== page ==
International Day of the Girl Child

Despite progress, women and girls’ rights to equality are still an international plight

October 11 marked the tenth year of celebration for the United Nations’ International Day of the Girl Child in Canada, a day to celebrate achievements and recognize unique hardships faced by girl children throughout the world. 

Officiated in 2011 at the United Nations General Assembly, the day seeks to highlight ways to enforce the human right that “adolescent girls have the right to a safe, educated, and healthy life, not only during these critical formative years but also as they mature into women,” according to the United Nations.

Some major issues highlighted by this year’s awareness campaign include girls’ increasing risk of child marriage, sexual harassment and exploitation, and their rights to education. All of these issues have heightened due to the effects of COVID-19, humanitarian conflicts across the world, and climate change.

The day comes in the middle of a major counter-revolution led by women and girls in Iran for the right to religious and bodily freedom against what many have labelled “morality police.” This revolution comes after the death of Mahsa Amini, a 22-year-old woman in Iran, who died in police custody after wearing her hijab improperly in the Islamic Republic. Amini’s story has empowered thousands of Iranians to protest against the restrictive regime. The death toll has reached over 200 and thousands have been arrested, according to The Cut news sources. 

Social media has been restricted, but international solidarity has continued to support the protests in limited ways and has brought about other dialogues regarding women’s and girls’ rights and freedoms in the modern world. Access to the internet, freedom of self-expression, and knowledge are some other concerns arising from the protests.

With education being such an essential tool for empowerment, political and social engagement, and inciting change, women’s and girls’ access to education is vital. Mt. A has had a major historical role in instating women’s rights to education in the institution.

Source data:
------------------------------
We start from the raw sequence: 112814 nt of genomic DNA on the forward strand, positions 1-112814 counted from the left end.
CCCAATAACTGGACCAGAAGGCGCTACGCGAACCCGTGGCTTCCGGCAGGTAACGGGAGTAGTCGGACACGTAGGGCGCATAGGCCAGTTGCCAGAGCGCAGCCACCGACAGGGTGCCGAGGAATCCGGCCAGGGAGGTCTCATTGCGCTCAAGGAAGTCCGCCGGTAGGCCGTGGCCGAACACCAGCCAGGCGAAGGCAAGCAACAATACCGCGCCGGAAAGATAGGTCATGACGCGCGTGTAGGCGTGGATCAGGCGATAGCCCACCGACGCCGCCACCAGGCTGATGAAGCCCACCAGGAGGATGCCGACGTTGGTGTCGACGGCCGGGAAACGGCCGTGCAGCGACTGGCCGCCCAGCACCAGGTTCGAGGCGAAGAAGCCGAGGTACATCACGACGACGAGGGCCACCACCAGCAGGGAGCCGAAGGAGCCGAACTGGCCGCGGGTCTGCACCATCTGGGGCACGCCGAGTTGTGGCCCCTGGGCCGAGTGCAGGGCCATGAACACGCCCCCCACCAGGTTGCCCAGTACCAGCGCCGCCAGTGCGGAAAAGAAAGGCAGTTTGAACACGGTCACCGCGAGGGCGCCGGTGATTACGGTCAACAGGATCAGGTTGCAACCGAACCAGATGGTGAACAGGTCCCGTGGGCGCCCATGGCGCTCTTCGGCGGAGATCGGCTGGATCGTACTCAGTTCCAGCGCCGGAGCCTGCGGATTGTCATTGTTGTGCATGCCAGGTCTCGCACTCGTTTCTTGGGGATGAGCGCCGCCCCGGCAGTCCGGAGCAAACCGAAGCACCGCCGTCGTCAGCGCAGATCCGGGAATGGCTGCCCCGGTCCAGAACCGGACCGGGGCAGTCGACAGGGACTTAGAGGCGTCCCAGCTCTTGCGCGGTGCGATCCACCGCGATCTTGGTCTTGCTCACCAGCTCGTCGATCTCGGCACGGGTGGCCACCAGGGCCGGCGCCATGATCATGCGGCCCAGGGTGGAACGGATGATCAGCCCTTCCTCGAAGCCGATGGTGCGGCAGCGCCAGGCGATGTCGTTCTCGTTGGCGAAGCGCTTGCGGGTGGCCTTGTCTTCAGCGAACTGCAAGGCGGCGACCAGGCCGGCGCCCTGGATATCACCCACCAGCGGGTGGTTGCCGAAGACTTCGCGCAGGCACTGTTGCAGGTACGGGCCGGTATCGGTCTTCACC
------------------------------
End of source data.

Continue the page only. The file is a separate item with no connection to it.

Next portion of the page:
In 1875, Grace Annie Lockhart graduated from the University, becoming the first woman in the British Empire to receive a bachelor’s degree. Lockhart received a bachelor of science and English literature, and was assumed to be an activist for social reform despite the conventional homemaking role she took on in her life.

Despite Mt. A’s historical track record of leading feminist practices, it is important to also recognize the still-existing barriers to equality for women and girls. For many, barriers such as poverty, marriage, lack of access to reproductive support, and social and cultural norms of women’s roles in society make it difficult to attend and finish school in countries all across the world, including Canada.

As Grace Annie Lockhart explained in one of her famous quotes, “it is the higher education of women to fit them for the higher spheres of action, whether they be political, professional, or social – the same education that men need under the same circumstances.” True equality for women and girls includes the right to hold valuable space in systems of power, alongside the abolishment of patriarchal norms within the systems themselves. Education is arguably a major step towards this goal, which can only be accomplished once basic human rights—including the rights to water, food, housing, safe and supportive upbringings, and freedom of speech—are acquired.

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